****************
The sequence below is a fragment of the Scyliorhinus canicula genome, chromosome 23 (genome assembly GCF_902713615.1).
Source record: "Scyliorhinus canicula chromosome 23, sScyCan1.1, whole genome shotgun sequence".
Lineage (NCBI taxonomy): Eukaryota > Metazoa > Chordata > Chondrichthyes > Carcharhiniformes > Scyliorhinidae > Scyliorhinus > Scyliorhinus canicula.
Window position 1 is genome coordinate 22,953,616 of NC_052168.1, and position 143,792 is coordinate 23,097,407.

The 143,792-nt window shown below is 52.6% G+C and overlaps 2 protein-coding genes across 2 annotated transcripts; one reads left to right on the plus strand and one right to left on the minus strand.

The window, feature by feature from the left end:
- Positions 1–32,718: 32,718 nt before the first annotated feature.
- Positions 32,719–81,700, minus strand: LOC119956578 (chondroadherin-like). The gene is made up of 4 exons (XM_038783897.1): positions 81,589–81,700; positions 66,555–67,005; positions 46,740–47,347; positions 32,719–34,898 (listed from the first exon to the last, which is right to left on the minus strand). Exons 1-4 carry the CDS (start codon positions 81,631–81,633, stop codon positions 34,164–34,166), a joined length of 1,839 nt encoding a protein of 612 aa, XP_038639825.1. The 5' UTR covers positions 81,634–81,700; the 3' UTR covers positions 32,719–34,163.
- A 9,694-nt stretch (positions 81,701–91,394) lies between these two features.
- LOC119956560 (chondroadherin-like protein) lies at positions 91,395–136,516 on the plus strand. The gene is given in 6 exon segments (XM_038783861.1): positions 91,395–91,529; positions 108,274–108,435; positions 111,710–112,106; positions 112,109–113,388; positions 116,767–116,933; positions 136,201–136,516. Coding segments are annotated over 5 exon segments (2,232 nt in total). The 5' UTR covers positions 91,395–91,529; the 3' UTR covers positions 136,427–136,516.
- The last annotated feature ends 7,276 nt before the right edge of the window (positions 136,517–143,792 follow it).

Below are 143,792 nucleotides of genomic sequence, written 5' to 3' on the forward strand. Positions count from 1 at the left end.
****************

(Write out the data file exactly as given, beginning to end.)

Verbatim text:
The sequence below is a fragment of the Scyliorhinus canicula genome, chromosome 23 (genome assembly GCF_902713615.1).
Source record: "Scyliorhinus canicula chromosome 23, sScyCan1.1, whole genome shotgun sequence".
Lineage (NCBI taxonomy): Eukaryota > Metazoa > Chordata > Chondrichthyes > Carcharhiniformes > Scyliorhinidae > Scyliorhinus > Scyliorhinus canicula.
Window position 1 is genome coordinate 22,953,616 of NC_052168.1, and position 143,792 is coordinate 23,097,407.

The 143,792-nt window shown below is 52.6% G+C and overlaps 2 protein-coding genes across 2 annotated transcripts; one reads left to right on the plus strand and one right to left on the minus strand.

The window, feature by feature from the left end:
- Positions 1–32,718: 32,718 nt before the first annotated feature.
- Positions 32,719–81,700, minus strand: LOC119956578 (chondroadherin-like). The gene is made up of 4 exons (XM_038783897.1): positions 81,589–81,700; positions 66,555–67,005; positions 46,740–47,347; positions 32,719–34,898 (listed from the first exon to the last, which is right to left on the minus strand). Exons 1-4 carry the CDS (start codon positions 81,631–81,633, stop codon positions 34,164–34,166), a joined length of 1,839 nt encoding a protein of 612 aa, XP_038639825.1. The 5' UTR covers positions 81,634–81,700; the 3' UTR covers positions 32,719–34,163.
- A 9,694-nt stretch (positions 81,701–91,394) lies between these two features.
- LOC119956560 (chondroadherin-like protein) lies at positions 91,395–136,516 on the plus strand. The gene is given in 6 exon segments (XM_038783861.1): positions 91,395–91,529; positions 108,274–108,435; positions 111,710–112,106; positions 112,109–113,388; positions 116,767–116,933; positions 136,201–136,516. Coding segments are annotated over 5 exon segments (2,232 nt in total). The 5' UTR covers positions 91,395–91,529; the 3' UTR covers positions 136,427–136,516.
- The last annotated feature ends 7,276 nt before the right edge of the window (positions 136,517–143,792 follow it).

Below are 143,792 nucleotides of genomic sequence, written 5' to 3' on the forward strand. Positions count from 1 at the left end.